This article was written by Andreas Nicolaides a finance and debt management author for MoneySupermarket.com.
Most of us will face the dreaded word debt at one time or another; whether it’s when we’re buying a new house or a new car, it’s just a part of life. However, successful debt management is a totally different story.
I can’t stress enough how important managing your debts (no matter how big or small) actually is, if you don’t monitor your expenses or who you owe money to, then how do you know how much debt you actually have?
Monitoring your expenses
Spending more than you earn is a sure fire way to seeing your debts spiraling out of control and this can easily happen if you don’t monitor your expenses. To start monitoring your expenses you first need to know what money leaves your account and where it goes. A quick way you can get the basic idea of where you’re spending your money, is by looking at your bank statements.
To monitor my expenses the easiest way I found is by using a spreadsheet, but just to get started grab a pen and a piece of paper and note down any regular debt repayments. An example of a regular payment could be your phone bill or a credit card payment.
Write down all of your expenses and add up to a total figure, I like to do this on a monthly and a yearly basis to find out exactly how much your debt repayments are. You have to know what all of your obligations are in order to properly begin managing money.
Once you know what your repayment figures are, it’s time to find out your total debt figure. To do this you need to note down the information of all your creditors; these are all the people who you owe money to. I know this is a very daunting prospect but once you have your total debt figure, you then have something to work towards.
Set yourself debt targets
Once you have your debt figure it’s time to set yourself some targets. Targets help to keep you motivated and they give you something to financially aim towards. You should set for yourself a realistic target that is achievable – there’s nothing more demoralising than looking at a massive amount of debt and thinking that you can wipe it all out within a week, then facing the hard fact is that it’s going to take time.
Once you have set a realistic target for yourself, you should look at setting yourself short and long-term goals. A short term goal could be to wipe out one of your credit cards, where a long term goal could be to wipe out all of your credit card debt by the end of the year.
What can you do to reduce your level of debt?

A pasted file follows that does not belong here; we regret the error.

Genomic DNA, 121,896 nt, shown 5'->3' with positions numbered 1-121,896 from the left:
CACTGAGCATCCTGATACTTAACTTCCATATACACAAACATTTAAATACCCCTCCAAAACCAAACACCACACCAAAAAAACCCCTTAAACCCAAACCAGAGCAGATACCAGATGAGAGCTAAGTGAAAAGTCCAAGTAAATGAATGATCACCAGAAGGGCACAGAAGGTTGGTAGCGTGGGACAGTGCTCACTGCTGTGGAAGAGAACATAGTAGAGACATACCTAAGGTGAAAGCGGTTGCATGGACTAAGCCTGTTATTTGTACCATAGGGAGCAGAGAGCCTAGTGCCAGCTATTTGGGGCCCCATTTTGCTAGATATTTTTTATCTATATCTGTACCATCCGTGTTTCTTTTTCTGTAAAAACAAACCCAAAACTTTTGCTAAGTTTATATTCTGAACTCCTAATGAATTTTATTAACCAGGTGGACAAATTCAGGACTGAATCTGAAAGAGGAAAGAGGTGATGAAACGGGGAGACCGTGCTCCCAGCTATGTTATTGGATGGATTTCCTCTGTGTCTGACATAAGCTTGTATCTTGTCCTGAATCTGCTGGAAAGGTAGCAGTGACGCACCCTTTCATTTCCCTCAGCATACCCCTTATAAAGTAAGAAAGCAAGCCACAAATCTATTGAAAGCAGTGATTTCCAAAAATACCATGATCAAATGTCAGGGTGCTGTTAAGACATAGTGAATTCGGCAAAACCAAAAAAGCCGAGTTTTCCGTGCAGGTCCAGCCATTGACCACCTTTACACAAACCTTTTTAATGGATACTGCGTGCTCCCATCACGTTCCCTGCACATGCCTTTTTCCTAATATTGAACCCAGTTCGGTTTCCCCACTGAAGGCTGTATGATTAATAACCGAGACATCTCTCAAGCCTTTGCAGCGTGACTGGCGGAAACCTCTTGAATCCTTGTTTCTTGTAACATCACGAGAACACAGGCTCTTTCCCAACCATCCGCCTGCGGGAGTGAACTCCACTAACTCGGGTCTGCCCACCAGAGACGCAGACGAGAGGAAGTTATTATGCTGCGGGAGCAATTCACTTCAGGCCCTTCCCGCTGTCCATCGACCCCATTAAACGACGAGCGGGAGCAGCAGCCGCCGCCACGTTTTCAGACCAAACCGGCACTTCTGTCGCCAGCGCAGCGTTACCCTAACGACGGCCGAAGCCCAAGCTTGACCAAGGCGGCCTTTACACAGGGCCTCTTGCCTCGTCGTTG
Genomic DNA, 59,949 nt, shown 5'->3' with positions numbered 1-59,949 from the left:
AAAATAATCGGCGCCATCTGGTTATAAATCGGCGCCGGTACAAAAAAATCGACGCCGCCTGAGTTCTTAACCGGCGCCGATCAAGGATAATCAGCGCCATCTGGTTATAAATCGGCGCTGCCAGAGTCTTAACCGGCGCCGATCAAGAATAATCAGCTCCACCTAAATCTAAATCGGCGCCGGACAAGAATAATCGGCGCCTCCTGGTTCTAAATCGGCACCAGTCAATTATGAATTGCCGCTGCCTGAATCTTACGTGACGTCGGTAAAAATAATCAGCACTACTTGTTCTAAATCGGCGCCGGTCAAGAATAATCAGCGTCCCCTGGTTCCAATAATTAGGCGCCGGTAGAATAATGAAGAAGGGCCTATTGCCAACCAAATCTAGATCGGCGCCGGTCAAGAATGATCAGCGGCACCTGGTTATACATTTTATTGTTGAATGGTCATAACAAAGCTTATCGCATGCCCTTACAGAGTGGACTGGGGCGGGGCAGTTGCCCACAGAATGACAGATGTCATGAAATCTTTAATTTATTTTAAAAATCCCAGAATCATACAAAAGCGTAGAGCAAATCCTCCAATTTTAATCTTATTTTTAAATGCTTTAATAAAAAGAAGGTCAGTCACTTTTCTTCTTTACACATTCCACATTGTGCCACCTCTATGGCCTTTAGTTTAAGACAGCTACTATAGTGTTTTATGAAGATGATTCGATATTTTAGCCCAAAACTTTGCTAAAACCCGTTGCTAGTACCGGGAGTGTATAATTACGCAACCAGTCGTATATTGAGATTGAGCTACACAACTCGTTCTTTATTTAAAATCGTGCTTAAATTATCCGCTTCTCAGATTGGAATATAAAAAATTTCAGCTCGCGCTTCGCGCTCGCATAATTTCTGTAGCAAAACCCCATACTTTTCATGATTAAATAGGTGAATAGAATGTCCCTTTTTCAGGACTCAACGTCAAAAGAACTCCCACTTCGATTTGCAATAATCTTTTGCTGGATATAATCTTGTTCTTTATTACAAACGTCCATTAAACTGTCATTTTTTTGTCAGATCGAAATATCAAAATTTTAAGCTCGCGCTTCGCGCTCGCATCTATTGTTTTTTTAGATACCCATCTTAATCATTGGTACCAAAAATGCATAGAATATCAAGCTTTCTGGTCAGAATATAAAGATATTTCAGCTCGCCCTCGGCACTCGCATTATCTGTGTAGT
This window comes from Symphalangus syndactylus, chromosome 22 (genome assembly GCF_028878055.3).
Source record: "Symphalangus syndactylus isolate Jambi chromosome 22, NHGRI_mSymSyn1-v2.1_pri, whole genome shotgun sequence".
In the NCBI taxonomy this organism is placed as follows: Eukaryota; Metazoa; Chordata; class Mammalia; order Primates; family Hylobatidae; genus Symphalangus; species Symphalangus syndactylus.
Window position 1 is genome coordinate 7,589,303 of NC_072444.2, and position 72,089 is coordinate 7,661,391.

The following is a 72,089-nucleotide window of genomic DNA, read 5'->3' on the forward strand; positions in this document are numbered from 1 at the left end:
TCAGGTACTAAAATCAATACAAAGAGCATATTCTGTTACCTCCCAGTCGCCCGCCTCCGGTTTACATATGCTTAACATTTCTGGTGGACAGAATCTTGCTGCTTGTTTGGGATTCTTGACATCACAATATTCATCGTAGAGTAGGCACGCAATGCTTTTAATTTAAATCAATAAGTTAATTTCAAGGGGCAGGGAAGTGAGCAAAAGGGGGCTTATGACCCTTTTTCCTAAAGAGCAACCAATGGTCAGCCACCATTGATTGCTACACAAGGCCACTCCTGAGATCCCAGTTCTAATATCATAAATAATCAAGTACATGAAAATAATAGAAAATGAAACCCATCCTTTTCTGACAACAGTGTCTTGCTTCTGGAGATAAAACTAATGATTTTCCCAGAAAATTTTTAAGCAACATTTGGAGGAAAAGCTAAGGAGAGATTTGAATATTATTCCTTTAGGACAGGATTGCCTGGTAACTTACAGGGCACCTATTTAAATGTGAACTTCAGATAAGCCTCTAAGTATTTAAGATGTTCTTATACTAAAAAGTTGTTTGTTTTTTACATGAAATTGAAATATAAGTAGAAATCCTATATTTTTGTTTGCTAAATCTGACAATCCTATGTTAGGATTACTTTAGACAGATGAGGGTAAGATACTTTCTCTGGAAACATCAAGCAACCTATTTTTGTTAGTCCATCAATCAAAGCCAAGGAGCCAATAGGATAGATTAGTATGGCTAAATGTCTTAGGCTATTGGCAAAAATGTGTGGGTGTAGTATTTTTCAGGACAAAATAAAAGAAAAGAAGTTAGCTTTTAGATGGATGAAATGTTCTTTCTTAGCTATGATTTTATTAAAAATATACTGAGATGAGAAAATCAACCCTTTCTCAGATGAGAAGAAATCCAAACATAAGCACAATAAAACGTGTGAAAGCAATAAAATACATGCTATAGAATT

To reduce your level of debt just best way is to reduce your debt repayments and hence your expenditure, here’s a few quick tips to help you reduce your debt figure:
Save money wherever you can! – Look at ways where you save money day to day, check your regular bills and use price comparison websites to see if you can save money there. Also try and reduce your spending on food by trying to adopt a more frugal approach – then use the savings to pay down debt.
- Interest heavy debt – This is the sort of debt that you should try and tackle aggressively. Whenever you have put some money aside to reduce your debts, tackle these debts first
- Debt consolidation – This should only be an option if you feel your level of debt is uncontrollable. A debt consolidation loan allows you to take out a loan to consolidate (hence the name) all of your other debts. The upside of this is one manageable monthly re-payment and no creditors chasing you for cash. The downside is that the loans terms could be set over a long period of time, so you may be paying it back for the foreseeable future
- Reduce fuel costs – Is your place of work close enough to bike to? If so, then why not try it? You can keep fit, help the environment and save money all at the same time
These are just a few tips off the top of my head, there are plenty of ways that you can reduce your expenditure and save money, grab a pen and piece of paper (again) and brainstorm all of your ideas, then work out which ways work best for you.
Don’t give in!
Debt is one of those things that won’t just go away overnight; however, making little progress often does make a big difference. If you tackle your debts as aggressively as you can and you don’t give in then you will reap the rewards in the long term. I’m still faced with debt from my days as a student and I’m still slowly paying these debts back, however, I’ve set myself a personal goal to wipe out these debts over the next few years, perseverance and determination are key.
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